I just got a $2,000 grant from Arizona State University's Entrepreneurial Initiatives area in support of LOCUSPOINT!

I'm not sure what this means for the magazine yet, but I'm hoping to have a good plan developed by the beginning of the year...

Advice and ideas welcome.


Hola, Vaya Con Dios

Thanks for listening to my deertastic rants, my gushing over reality TV. I'd say it's been real, but what does "real" even mean anymore? Edited to fit a half-hour? Snipped to the size of Tila Tequila?

I hope I've been mildly entertaining while your real hostess-with-the-mostess has been away. If I haven't -- well, you can celebrate Charlie's return with me. We can all raise our dirty martinis to welcome him back together. Here, I'll make the first toast:

To the guy who got me into Veronica Mars, who helped me up when I fell on the dirtiest street in Austin, who writes awesome poems and has the Buffiest blog around: here's to you, Charlie.

Now, what did you bring me from Mexico???

Please let it be a pony.


Bad Guest Blogger (And Beautiful Thing)

Sorry everyone. I've been a bad guest blogger -- my lack of posts belies only a crazy end-of-semesterness, and some terrible weather hasn't helped.

But tonight, my friends Julie and Angie made the trek from where they teach in Barnesville, OH and we watched this faaaabulous movie:

Beautiful Thing (1996) follows the story of two London boys, Jamie and Ste, as they fall in love and struggle to come out to themselves, their families, and their communities. It's as much about the difficulties of class as it is about sexuality.

As touching and emotional as the movie is, it's also rife with some of the wittiest lines in contemporary cinema. Like:

Leah: It's your bird. She talks to me like I've got "cunt" written on me forehead.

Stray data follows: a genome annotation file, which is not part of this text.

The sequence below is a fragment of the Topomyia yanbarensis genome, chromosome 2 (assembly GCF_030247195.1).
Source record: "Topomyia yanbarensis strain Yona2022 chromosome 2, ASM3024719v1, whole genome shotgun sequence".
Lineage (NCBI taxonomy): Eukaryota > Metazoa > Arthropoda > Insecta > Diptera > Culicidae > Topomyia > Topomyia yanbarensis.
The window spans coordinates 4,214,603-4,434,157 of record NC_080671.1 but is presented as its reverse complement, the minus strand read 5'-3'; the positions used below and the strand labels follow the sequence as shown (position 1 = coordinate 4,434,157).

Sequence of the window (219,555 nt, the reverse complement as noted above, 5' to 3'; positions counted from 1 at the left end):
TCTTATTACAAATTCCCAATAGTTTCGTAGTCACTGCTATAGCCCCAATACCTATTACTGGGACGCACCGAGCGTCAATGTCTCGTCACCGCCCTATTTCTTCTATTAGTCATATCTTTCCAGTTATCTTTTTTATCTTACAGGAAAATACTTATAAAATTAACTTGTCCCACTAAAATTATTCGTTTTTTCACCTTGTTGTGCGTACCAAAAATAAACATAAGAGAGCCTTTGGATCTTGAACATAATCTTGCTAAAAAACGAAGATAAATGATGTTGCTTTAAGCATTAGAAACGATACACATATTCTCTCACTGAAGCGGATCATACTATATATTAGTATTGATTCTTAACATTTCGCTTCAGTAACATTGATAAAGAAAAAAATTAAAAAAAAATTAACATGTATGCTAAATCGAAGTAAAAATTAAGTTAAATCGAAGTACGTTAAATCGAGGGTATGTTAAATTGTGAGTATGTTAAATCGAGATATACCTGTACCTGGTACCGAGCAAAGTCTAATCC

Tony: You shouldn't use words like "bird".


Leah: Don't suppose you've got any jobs in your new pub?
Sandra: No. But if I ever do turn it into a brothel I'll get back to you, ok?

I guess I really adore the character of Leah, a high school dropout who tries to become Mama Cass. She lives with her mother in one apartment, adjacent to Jamie. And Jamie lives next door to Ste (short for Steven). When Steven's dad and brother beat the living crap out of him, he starts sleeping over at Jamie's.

And I think you can get the rest of the story from this film still, taken from the scene where Jamie massages peppermint foot lotion into Ste's bruised and battered back.

There's such tenderness and maturity between the two boys: they're the only ones in the film who have a stable relationship, and the screenplay makes of them a kind of model for their community. It's one of the most hilarious, empowering, moving films.

And its soundtrack is almost entirely culled from the songbooks of the Mamas and the Papas. I can't think of another movie this well-done on our side of the pond.... Anyone else?


Triumph and Tragedy (ANTM Spoilers ahead)

I have one thing to ask you:

Do you wanna be on top?

I guess it's no shocker that I love America's Next Top Model. My boyfriend hates hates HATES that show, saying only that he can't stand to see women judged so shallowly.